3 Major Ports of Angola
Located on the west coast of South Africa, Angola is the largest Portuguese speaking country only after Brazil.
Historically, the Portuguese settlers had a significant role in setting up the colony and subsequently influencing the economy and social structure of the country.
Angola shares its borders with the Democratic Republic of Congo in the North, Namibia in the South and Zambia in the East. Western Angola is a nearly 1600-km long coast along the South Atlantic Ocean.
The coastal plains are sparsely cultivated and populated, and house some of the most important coastal towns and ports of the country.
Initial Portuguese settlers started colonising the coastal areas in the early 16th Century and later on moved inland till most of the land was colonised by the late 19th Century.
After achieving independence from colonial rule in the year 1975, the country was torn by a civil war between three groups supported by different parties for control over the coastal country.
It wasn’t until 2002 that the country emerged as a stable state with the Marxist-Leninist One Party Republic taking over the governance.
Being endowed with bountiful mineral and petroleum reserves, Angola has always been the centre of international trade and conflict over the years, post-2002.
With major stakeholders of the economy coming from the United States and China, the wealth generation and wealth accumulation are highly uneven among the native population of the country.
High infant mortality rates and extremely poor standard of living in some of the regions is major causes of concern for the government of Angola. The 25 years of civil war had adversely impacted the infrastructure of the country, and it is still under development even after almost 20 years of stabilisation.
China is the biggest trade partner of Angola, besides United States and Brazil. Angola is a member of OPEC which is a confederation of 14 petroleum exporting countries of the world. It is also a founding member of the Community of Portuguese Language Countries which is an international co-operation among nations where Portuguese is the official language.
The community focuses on trade and development in the Lusophone Commonwealth Nations. Angola is also a member of the Southern African Development Community (SADC). The main aim of the organisation is to boost socio-economic relations among the member nations in the region.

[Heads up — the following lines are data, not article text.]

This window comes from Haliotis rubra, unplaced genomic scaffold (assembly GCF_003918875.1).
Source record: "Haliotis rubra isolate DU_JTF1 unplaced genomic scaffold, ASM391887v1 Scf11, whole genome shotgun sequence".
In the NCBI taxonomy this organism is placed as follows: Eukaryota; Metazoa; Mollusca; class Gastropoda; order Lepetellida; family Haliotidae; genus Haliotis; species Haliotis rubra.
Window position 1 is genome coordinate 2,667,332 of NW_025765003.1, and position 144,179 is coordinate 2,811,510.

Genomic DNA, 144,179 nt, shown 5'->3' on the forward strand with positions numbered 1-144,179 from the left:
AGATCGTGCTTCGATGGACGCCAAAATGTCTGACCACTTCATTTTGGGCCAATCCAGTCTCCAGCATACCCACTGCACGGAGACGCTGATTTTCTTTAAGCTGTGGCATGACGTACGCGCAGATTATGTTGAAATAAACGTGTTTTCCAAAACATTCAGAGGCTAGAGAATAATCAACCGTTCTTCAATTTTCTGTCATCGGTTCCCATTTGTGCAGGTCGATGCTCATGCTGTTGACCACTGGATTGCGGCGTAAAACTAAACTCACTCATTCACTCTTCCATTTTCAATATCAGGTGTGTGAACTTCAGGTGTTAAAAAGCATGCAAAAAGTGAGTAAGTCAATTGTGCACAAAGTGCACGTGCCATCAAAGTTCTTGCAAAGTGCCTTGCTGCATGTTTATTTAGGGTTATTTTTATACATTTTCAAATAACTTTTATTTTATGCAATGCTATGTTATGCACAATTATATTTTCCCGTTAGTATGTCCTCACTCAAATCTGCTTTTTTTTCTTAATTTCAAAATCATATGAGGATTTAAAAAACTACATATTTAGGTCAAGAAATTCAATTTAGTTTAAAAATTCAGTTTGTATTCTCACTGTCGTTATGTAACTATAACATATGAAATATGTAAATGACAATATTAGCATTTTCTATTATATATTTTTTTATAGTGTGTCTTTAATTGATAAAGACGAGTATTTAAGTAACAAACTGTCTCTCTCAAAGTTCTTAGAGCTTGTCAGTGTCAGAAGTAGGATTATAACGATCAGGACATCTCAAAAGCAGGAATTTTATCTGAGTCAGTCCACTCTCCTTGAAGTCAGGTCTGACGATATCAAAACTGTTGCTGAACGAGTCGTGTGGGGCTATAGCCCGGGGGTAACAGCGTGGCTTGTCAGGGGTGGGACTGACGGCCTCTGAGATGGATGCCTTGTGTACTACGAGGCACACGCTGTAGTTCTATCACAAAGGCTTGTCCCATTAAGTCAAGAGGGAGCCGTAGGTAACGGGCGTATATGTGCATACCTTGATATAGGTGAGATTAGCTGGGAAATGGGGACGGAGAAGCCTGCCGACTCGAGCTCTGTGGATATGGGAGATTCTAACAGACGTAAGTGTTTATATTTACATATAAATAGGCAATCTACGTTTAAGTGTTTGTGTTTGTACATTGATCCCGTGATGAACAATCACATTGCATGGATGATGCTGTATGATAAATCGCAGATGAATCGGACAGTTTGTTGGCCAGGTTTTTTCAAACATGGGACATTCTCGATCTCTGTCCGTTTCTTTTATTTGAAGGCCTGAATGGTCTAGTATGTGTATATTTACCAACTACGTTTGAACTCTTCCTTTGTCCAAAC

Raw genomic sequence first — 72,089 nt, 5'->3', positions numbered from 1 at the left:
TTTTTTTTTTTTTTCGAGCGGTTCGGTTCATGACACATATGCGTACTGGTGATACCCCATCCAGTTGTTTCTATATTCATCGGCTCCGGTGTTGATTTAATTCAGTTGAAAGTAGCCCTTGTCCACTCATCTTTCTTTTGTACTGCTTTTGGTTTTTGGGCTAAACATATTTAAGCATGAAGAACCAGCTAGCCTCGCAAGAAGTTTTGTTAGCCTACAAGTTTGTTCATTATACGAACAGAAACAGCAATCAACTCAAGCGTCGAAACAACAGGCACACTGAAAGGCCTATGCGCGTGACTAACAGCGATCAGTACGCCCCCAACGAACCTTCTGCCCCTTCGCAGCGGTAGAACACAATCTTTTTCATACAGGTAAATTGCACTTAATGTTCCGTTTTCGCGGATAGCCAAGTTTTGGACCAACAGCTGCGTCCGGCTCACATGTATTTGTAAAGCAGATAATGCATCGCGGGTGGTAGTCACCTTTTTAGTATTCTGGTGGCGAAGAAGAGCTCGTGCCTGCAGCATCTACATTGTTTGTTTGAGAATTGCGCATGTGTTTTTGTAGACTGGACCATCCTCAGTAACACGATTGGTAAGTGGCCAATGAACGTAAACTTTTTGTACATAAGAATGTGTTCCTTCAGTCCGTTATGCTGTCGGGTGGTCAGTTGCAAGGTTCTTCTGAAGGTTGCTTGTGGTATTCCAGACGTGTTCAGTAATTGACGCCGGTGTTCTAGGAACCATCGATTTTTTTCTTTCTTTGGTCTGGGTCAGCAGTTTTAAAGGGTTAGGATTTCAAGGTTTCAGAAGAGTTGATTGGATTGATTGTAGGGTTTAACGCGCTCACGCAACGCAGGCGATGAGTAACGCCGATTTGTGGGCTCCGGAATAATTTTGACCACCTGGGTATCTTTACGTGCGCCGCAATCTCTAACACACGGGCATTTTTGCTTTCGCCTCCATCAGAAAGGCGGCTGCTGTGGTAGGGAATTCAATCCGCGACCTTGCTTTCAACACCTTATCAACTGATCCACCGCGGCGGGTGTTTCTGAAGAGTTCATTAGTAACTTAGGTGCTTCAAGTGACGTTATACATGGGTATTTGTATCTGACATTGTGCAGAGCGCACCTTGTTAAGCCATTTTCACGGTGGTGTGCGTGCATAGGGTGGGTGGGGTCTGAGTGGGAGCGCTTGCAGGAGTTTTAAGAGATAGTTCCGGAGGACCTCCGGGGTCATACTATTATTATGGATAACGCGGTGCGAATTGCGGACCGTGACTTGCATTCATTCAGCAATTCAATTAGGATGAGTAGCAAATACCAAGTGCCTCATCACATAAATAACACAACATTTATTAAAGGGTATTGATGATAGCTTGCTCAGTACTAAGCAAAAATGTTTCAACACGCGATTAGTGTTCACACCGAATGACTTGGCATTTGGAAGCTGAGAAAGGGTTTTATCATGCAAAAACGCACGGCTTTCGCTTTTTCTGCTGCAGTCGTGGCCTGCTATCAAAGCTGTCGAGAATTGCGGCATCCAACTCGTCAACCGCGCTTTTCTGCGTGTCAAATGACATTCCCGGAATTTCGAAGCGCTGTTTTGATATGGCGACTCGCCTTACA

Agriculture is the mainstay of Angolan economy, although it is one of the largest producers and exporters of petroleum and related products. Besides oil, Angola is highly dependent on mining and the export of diamonds as well. Since 2002, small plantations and farms have started sprouting in a scattered, unorganised manner as most of the infrastructure was destroyed in the civil war.
Angola has 5 major ports on the South Atlantic Ocean, facilitating international trade and tourism for the country. Let’s take a look at these ports in detail:
Port of Luanda: AOLAD
The Port of Luanda is one of the largest deep-water sea ports of Angola. The port city of Luanda is the capital of Angola and is also one of the largest commercial centres of the country. The Port of Luanda is being continuously developed to improve the infrastructure to facilitate international trade. Major goods exchanged through the port include automobile parts, beverages, and various agricultural products (cash crops) such as coffee, cotton, oilseeds etc.
The port city houses an oil refinery as well, in the north of the Luanda Bay. The port of Luanda has an excellent natural harbour which allowed settlers to make land in and around as early as the 15th Century. The major contribution of the Portuguese settlers was setting up a freshwater supply channel which promoted the growth of the city. Today, the city is crowded with population displaced due to the civil war and the pressure on the basic amenities increases by the day.
Oil exploration and extraction remain the most important commercial activity of the country. The industries sprawling around the harbour transformed this region into one of the busiest commercial hubs. Petrochemicals, allied petroleum products, diamonds, seafood and iron ore are some of the most important and most produced materials in this region. Major imports include coal, grains, flour, steel, industrial and agricultural machinery, and automobiles.
The port has a maximum channel depth of 27.5 metres which goes down to 9.5 metres as one moves inwards. The quay side-draft is 23 metres on average which allows for bulk container ships to pass easily. The whole port is divided into 8 terminals, with one passenger terminal included. There is no storage or warehouse facility as of now, and the goods loading and unloading are done directly from carrier vehicles. Discharge rates reach 7000 MT daily directly from and to the trucks.
Port of Namibe: AOMSZ
The Port of Namibe is a small natural harbour that was originally used for fishing, and later expanded for handling complex cargo. The port is managed and operated by Empresa Portuaria do Namibe. The port is strategically important for serving the southern economic zone of Angola. It also functions as a transit port for the supply of goods inland to the far southeast of Angola. By cargo movement (loading, unloading and transhipment), the Port of Namibe is the third-largest port of the country.